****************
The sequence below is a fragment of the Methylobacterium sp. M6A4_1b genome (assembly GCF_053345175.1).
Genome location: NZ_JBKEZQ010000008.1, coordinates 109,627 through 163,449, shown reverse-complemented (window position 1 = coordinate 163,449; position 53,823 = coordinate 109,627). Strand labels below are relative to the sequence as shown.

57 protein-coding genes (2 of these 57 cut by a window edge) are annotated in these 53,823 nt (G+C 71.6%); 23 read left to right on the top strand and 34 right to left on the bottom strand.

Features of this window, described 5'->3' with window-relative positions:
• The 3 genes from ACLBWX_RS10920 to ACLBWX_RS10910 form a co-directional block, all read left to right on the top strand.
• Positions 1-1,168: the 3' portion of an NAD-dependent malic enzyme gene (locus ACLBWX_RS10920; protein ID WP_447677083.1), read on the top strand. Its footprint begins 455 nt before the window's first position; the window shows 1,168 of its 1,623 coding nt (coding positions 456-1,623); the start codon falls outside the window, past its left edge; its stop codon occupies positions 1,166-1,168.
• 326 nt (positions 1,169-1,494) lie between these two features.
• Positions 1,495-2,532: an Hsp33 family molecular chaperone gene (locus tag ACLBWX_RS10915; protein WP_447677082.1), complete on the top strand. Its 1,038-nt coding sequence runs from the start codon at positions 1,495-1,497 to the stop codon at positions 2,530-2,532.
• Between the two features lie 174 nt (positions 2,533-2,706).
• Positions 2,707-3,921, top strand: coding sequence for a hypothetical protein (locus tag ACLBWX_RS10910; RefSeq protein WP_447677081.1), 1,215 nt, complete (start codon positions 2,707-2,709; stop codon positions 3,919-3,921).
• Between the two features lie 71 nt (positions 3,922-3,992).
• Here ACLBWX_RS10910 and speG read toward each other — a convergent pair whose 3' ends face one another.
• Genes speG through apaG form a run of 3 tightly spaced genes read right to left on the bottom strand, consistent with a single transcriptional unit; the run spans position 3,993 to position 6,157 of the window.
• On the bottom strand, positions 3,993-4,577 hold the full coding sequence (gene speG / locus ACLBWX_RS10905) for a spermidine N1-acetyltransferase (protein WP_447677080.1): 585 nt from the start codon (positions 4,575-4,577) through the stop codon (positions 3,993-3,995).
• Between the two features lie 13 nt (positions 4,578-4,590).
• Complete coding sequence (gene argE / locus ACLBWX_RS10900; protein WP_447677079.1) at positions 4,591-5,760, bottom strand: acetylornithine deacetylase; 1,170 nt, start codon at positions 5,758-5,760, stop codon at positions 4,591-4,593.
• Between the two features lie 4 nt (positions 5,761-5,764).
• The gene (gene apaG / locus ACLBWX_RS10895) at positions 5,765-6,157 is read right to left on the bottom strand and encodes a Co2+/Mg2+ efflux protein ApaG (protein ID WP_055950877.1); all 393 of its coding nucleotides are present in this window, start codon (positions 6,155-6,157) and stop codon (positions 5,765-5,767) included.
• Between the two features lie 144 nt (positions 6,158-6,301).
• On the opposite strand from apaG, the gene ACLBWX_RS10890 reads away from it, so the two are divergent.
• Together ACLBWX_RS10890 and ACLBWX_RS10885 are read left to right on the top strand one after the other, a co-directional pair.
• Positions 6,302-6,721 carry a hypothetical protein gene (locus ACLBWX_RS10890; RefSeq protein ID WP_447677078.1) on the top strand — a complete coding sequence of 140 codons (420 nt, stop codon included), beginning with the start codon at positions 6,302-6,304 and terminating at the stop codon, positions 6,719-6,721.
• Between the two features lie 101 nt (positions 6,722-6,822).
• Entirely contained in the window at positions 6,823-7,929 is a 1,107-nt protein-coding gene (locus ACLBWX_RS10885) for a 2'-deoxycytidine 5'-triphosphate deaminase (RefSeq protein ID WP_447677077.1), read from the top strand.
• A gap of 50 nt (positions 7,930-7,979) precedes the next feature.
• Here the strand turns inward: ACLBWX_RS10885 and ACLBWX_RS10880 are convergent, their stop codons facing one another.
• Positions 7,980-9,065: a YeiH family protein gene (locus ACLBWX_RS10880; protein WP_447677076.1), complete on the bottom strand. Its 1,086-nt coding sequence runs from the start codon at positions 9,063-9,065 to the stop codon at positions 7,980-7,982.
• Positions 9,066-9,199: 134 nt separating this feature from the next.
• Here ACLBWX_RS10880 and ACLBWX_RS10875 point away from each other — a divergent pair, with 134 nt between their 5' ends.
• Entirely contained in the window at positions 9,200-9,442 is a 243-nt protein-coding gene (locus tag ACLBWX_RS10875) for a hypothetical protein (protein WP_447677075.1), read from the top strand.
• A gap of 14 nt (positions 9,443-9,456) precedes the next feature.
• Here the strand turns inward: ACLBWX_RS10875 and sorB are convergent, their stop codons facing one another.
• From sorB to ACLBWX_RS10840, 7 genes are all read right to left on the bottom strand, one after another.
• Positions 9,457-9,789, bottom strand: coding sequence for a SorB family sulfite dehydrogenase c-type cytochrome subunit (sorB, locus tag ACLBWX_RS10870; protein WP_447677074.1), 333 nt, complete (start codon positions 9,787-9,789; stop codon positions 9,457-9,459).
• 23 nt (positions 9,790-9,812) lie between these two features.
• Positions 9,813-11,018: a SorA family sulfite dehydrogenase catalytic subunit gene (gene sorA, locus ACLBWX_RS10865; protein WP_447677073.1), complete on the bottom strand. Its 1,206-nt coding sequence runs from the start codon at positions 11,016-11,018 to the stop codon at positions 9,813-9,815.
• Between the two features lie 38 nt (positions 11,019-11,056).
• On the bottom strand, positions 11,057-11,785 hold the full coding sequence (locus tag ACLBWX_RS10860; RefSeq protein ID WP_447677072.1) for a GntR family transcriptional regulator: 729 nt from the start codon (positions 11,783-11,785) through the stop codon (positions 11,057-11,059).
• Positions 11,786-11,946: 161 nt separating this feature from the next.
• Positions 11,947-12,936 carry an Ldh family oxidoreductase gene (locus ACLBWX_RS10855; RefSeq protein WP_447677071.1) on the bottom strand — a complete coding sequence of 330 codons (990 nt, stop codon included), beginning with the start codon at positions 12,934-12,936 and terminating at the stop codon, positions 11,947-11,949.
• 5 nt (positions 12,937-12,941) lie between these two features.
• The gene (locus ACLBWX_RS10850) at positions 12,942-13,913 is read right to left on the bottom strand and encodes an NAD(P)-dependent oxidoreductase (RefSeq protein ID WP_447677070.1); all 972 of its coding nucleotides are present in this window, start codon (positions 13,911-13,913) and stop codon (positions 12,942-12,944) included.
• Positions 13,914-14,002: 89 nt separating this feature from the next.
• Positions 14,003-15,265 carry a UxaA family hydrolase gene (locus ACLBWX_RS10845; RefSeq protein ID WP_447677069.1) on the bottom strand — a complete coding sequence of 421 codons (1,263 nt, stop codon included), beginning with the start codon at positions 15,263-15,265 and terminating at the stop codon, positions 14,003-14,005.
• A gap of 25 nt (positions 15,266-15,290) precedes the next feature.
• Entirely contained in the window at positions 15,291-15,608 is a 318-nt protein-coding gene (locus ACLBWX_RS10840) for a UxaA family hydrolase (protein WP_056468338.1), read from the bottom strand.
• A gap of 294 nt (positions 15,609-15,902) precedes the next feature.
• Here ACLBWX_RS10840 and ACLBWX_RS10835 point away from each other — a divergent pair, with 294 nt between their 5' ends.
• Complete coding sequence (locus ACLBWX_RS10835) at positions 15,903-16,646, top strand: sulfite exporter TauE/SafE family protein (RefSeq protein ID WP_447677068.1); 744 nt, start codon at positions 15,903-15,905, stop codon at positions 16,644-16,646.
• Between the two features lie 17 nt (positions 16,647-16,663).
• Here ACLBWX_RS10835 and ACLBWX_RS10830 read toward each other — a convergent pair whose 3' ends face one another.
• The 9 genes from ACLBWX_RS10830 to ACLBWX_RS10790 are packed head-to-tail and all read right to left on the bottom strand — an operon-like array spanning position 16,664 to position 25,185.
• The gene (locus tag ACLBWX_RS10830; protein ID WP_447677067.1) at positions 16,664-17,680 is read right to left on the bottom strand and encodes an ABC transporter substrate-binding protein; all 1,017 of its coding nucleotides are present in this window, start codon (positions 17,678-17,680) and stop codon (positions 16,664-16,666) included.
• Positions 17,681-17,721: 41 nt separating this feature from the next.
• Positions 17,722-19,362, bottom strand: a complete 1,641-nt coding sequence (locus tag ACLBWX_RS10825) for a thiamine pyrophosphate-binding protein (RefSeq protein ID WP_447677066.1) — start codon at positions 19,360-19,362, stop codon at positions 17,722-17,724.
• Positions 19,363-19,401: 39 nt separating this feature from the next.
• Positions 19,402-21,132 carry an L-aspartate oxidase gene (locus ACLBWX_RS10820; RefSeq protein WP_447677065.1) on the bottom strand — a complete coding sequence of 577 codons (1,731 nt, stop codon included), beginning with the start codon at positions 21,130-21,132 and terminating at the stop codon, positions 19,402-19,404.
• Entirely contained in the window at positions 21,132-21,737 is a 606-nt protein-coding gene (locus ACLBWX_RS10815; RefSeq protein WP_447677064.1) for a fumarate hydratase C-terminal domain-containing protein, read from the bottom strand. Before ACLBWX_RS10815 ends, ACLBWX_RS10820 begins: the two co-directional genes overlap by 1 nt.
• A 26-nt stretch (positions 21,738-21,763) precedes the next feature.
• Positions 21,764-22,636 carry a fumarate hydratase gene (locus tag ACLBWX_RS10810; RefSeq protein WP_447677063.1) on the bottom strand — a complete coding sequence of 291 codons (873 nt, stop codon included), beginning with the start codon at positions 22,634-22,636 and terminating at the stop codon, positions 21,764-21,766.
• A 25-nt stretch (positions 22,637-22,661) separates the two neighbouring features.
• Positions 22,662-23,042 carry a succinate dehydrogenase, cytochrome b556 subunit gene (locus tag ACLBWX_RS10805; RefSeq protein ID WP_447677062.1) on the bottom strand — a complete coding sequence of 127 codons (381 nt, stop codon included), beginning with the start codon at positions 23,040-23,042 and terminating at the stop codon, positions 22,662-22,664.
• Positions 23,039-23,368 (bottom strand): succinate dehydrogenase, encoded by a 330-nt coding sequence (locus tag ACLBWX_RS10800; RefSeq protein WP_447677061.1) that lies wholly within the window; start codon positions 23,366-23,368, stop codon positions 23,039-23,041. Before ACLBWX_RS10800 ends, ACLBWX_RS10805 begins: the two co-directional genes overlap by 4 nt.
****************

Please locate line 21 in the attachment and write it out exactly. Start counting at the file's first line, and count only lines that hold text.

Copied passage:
• Together ACLBWX_RS10890 and ACLBWX_RS10885 are read left to right on the top strand one after the other, a co-directional pair.